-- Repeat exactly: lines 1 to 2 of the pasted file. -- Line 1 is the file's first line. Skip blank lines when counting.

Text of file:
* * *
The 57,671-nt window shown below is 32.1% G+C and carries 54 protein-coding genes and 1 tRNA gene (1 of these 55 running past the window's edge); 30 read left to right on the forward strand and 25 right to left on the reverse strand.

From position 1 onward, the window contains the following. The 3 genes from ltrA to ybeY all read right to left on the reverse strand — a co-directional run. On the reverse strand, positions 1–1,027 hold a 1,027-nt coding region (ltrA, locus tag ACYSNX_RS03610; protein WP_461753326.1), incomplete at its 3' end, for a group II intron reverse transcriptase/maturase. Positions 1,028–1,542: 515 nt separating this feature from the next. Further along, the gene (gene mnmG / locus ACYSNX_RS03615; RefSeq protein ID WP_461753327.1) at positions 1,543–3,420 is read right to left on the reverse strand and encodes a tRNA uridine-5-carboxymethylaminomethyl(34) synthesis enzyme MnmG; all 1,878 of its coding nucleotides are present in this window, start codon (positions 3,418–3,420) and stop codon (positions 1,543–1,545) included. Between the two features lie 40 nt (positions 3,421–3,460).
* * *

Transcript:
The 57,671-nt window shown below is 32.1% G+C and carries 54 protein-coding genes and 1 tRNA gene (1 of these 55 running past the window's edge); 30 read left to right on the forward strand and 25 right to left on the reverse strand.

From position 1 onward, the window contains the following. The 3 genes from ltrA to ybeY all read right to left on the reverse strand — a co-directional run. On the reverse strand, positions 1–1,027 hold a 1,027-nt coding region (ltrA, locus tag ACYSNX_RS03610; protein WP_461753326.1), incomplete at its 3' end, for a group II intron reverse transcriptase/maturase. Positions 1,028–1,542: 515 nt separating this feature from the next. Further along, the gene (gene mnmG / locus ACYSNX_RS03615; RefSeq protein ID WP_461753327.1) at positions 1,543–3,420 is read right to left on the reverse strand and encodes a tRNA uridine-5-carboxymethylaminomethyl(34) synthesis enzyme MnmG; all 1,878 of its coding nucleotides are present in this window, start codon (positions 3,418–3,420) and stop codon (positions 1,543–1,545) included. Between the two features lie 40 nt (positions 3,421–3,460).